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How self-efficacy can boost your personal success

June 17, 2024 - 24 min read
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    Self-efficacy is about believing in your ability to handle situations or achieve realistic goals. It shapes how you tackle challenges and set your sights on what you want to accomplish. 

    If you have high general self-efficacy, you tend to approach life with a confident outlook. You trust yourself to overcome the obstacles that come your way. If your self-efficacy is low, you might doubt your abilities and steer clear of a tough or particular task.

    When you have to give a presentation, for example, a whirlwind of questions may race through your mind: Do you believe in yourself? Can you present to a packed auditorium? Will the message land? But once you get up on stage, your doubt might melt away. You can replace doubtful questions with affirmations like, “I can do this.”

    This change in perspective involves leaning on the theory of self-efficacy. 

    Learn more about the science behind believing in yourself and the role it plays in reaching your full potential. You can use the info and tips below to build your own self-efficacy.

    Canadian-American psychologist Albert Bandura studied social psychology’s role in human behavior. According to Bandura’s social cognitive theory, self-efficacy beliefs are foundational to behavior. In his article "Self-Efficacy: Toward a Unifying Theory of Behavioral Change,”Bandura discusses people’s agency over their behavior. 

    Bandura researched the social psychology behind the role of self-efficacy in human behavior. According to Bandura, self-efficacy beliefs are foundational to human behavior. In his publication Self-Efficacy: Toward a Unifying Theory of Behavioral Change, Bandura discusses how people have a sense of agency in their behavior. 

    “Unless people believe they can produce desired effects by their actions, they have little incentive to act. Efficacy belief, therefore, is a major basis of action. People guide their lives by their beliefs of personal efficacy.”

    Dr. Albert Bandura, psychologist, researcher, Self-Efficacy: Toward a Unifying Theory of Behavioral Change 

    It’s possible that a person’s belief in self-efficacy is situation-based, too. For example, let’s say you’re a new manager on a team. You’re extremely driven to ensure that your team succeeds and that you’re showing up as an inclusive leader

    If you have high levels of self-efficacy toward your new role, you’re more motivated to pursue action. You sign up for professional development workshops. You talk with a career coach about ways you can build your inclusive leadership skills. You learn about your individual differences and strengths and overcome insecurities.

    But you may also have low levels of self-efficacy when it comes to work-life balance. For example, let’s say you’ve taken on more responsibility at work over the years.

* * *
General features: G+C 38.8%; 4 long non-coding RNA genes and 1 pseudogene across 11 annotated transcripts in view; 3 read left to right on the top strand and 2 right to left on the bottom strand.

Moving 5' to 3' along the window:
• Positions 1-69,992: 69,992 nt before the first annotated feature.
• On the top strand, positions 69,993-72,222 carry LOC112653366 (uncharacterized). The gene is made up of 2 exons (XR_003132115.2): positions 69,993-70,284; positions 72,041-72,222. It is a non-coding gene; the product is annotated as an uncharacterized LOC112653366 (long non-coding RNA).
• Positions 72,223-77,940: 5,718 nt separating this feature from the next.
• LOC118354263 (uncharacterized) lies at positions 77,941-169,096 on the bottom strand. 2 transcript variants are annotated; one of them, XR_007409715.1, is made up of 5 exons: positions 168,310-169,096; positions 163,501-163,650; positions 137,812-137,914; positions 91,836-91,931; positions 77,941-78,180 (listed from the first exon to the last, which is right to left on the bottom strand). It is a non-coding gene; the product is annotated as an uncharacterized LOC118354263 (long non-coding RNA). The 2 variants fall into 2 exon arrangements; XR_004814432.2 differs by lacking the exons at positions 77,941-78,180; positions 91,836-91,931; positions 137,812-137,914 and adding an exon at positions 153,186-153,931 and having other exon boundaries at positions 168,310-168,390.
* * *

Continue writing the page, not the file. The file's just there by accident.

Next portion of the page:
During the pandemic, work-life balance dissolved completely. This might lead you to think that work-life balance and employee value are mutually exclusive. As a result, you may be less motivated to achieve harmony between work and personal life. 

    At BetterUp, we’ve studied the role of self-efficacy in success. Members high in self-efficacy are 2.3x more likely to receive a promotion or pay raise within three to four months of coaching. Compared to those who scored low, BetterUp members who score high on self-efficacy report:

    • 26% more resilience
    • 21% more innovation
    • 14% more productivity

    “The lower the sense of self-efficacy, the higher the perceived burnout. If you find yourself on the wheel of weariness, you will be weakening your personal pulse and setting yourself up to be more susceptible to lowered self-efficacy.”

    Dr. Jacinta Jiménez, PsyD, VP, Coach Innovation, and author, The Burnout Fix

    How does your self-efficacy develop?

    As with most topics in clinical psychology, the theory of self-efficacy (or “locus of control” in scientific terms) boils down to science. So, when we look at the sources of self-efficacy, Bandura outlines four main areas.

    1. Mastery experience

    Mastery experiences are those that give a person insight into successes and failures. We all learn from failure. In fact, I’d argue that I’ve learned more from my failures than I have from any of my successes. 

    When you succeed at something, it gives you that extra boost of self-confidence. That means you’re increasing your self-efficacy beliefs with each success. On the flip side, failing at experiences can lower self-efficacy beliefs. 

    For example, let’s say you learn a new skill, like an Excel hack. When going through metrics and data analysis, you put your new hack to the test. When it works — and you do a good job on the project — you get that little boost. 

    2. Vicarious experiences

    Oh, to live vicariously through someone else. There are books, TV shows, and movies all based on this concept of vicarious experiences. 

    As the name suggests, vicarious experiences are modeled after others. Basically, your own belief in yourself to achieve something is based on a point of reference. 

    In the workplace, you might see this just by observing others. For example, I once had a mentor coach me on my public speaking skills. They challenged me to approach someone whom I admired — a colleague at work who nailed every presentation. Role models like this often help us progress.

    While it made me uncomfortable, it was also a reminder that everyone is human. If that human being can present something flawlessly, why can’t I? 

    3. Verbal persuasion

    Good at influencing people? This source of self-belief is an interesting one. It’s the idea that a person can convince other people of their own capabilities.